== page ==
Brian,

It's not quite that simple. I wouldn't have come up with the stat issue again, but since you asked the question, let me try to answer it:

of course you are right with your calculations, this is the very low probability that anyone out of the GENERAL population will get "twitch-onset" ALS.

However, for a person who suddenly develop twitching we can no longer

take the general population as a basis. Here comes conditional probability

into play. For this person, the real question is: "How are the odds of ALS,

given the fact that I already have one of the symptoms (i.e widespread

twitching) Now we must take as "basis population" the subgroup of twitchers instead of the whole population.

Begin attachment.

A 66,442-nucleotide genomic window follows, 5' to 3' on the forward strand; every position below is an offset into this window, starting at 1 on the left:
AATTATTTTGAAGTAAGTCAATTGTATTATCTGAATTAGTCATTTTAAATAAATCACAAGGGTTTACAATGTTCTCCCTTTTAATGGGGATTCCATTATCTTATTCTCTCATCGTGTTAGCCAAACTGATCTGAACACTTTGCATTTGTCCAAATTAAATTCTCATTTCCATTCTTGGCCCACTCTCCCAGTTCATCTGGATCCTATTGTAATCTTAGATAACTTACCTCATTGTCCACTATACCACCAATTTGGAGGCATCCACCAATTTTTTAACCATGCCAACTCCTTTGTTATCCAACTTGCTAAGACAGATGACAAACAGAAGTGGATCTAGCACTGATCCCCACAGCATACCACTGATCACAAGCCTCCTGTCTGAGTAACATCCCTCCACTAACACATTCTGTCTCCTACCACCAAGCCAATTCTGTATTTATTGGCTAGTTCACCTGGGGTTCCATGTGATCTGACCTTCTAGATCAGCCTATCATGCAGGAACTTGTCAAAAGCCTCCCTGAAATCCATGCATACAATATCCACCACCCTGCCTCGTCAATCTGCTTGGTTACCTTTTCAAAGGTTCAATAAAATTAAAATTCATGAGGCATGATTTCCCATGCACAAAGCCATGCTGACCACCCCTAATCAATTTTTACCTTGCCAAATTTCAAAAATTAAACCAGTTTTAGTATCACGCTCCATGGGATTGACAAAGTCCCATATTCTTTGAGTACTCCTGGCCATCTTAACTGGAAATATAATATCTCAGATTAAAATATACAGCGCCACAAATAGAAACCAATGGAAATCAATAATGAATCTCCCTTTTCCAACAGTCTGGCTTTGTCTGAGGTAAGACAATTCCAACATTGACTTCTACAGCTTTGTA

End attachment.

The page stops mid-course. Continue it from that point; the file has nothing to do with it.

(That's why it would be so important to know the actual frequency of BFS

in the population)

Fortunately, though, it is reasonable to assume that BFS is indeed quite common, (my own estimate would be about 1 Percent)

So we could take the 2,890,000 twitchers (out of 289,000,000 general population) as the basis which leads to a higher but still very reassuring low odds for ALS.

Furthermore, if you factor in other facts like clean EMG and neuro exam,

then, of course, the odds are still much lower

Let me add that this post is really not meant to sound priggish/know-it-all-ish (I hope it isn't perceived in that way

I just wanted to clarify the so-often misunderstood issue about (conditional) probability...